Hollywood Playbook: Thursday's Top 5 Stories

New Amazon 3D SmartPhone a Disruptor? Not at $200

Amazon is way-way-way late to the SmartPhone business, which means that CEO Jeff Bezos had one job yesterday, and that was to dazzle. 

As is the case with anything from Amazon, the Fire Phone is impressive. Apparently, you do not need glasses to enjoy a 3D screen that promises to work better than previous (and failed) 3D entries in the SmartPhone wars. The Fire Phone also comes....

with near state-of-the-art specs for media: It has a 4.7-inch screen, quad-core 2.2.Ghz processor, and 2 GB of RAM. The phone has a 13 megapixel rear-facing camera with an f/2.0 lens, optical image stabilization, physical shutter button and unlimited photo storage on Amazon Cloud Drive. For audio the phone offers stereo speakers with Dolby Digital Plus, and ear buds with stay-flat cables. TV viewers can use Amazon’s Second Screen and X-Ray features to access info about what they’re viewing. Buyers will be able to access Amazon’s new Prime Music streams and downloads, mostly for older tracks — and not including Universal Music. And readers can access Amazon’s Whispersync feature, which gives users the ability to go back and forth between text and audio versions of their books.

One of the more intriguing features is Firefly — a visual recognition program with a dedicated button. It can scan bar codes, and identify songs and audio from TV shows. It also can identify phone numbers and instantly place calls, and bring up Wikipedia info about art work. Bezos says Firefly can recognize 100M items in “real world situations.”

Is that enough, though, to move people off of their beloved Apple Smart Phones?

The cost is $199 for 32GB or storage if you agree to a 2 year contract through AT&T. In Obama's America, it is very hard to see how doubling the cost of an Apple iPhone is going to move a lot of product. Moreover, AT&T isn't everyone's best option in whatever service area they happen to live in. 

The 3D feature might actually work, but that gimmick is already rounding a corner towards the end. Fewer movies are being released in 3D and 3D televisions have been a total bust.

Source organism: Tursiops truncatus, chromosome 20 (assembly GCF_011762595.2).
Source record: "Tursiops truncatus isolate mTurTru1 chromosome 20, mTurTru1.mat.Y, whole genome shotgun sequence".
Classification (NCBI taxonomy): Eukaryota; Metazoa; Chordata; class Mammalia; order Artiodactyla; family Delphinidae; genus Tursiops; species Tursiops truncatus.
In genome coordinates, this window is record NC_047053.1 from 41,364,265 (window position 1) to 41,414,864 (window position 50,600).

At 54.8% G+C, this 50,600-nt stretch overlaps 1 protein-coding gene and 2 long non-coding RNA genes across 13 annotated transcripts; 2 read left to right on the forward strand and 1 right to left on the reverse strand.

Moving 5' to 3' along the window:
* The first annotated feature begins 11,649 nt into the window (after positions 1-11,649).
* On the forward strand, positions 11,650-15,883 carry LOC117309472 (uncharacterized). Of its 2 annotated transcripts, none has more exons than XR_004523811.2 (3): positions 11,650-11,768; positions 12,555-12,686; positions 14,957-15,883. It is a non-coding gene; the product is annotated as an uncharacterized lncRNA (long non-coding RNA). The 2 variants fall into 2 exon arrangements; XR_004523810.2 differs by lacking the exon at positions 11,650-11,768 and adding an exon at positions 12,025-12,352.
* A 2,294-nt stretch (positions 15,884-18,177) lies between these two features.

A bigger screen is great, as is the Cloud feature that allows you to take unlimited photos.
The price is an issue, though, and not a small one. 

Regardless of my opinion, the smart money is on Amazon. The company's stock rose after yesterday's big rollout. 


Netflix Disrupts Further with Late Night Show

Regardless of what you think of the burnt out shell of a woman that is Chelsea Handler, the fact that Netflix is moving into Late Night with Handler is huge-huge-huge. 

Why do we hang on to the major league con job that is insanely overpriced cable television? Other than habit and finding technology a little befuddling, it is because of those things cable offers that streaming does not: live news, sports, and a Late Night show. 

Ratings already prove that people would rather watch a whole list of late night hosts not named Chelsea Handler, but if Chelsea is there for $7.99 a month, is that good enough compared to a Jimmy at $99.99 a month?

The justifications to get continue to get flayed by cable are quickly being knocked down one by one by one...


Could an Aereo Victory Be The Kick In the Pants the TV Biz Needs?


My gut tells me that the Supreme Court is not going to buy Aereo's argument that those tiny little antennaes mean the company is not hijacking over-the-air television without the proper licensing.

Regardless, let's hope that just the threat of Aereo is the kick in the pants television business needs: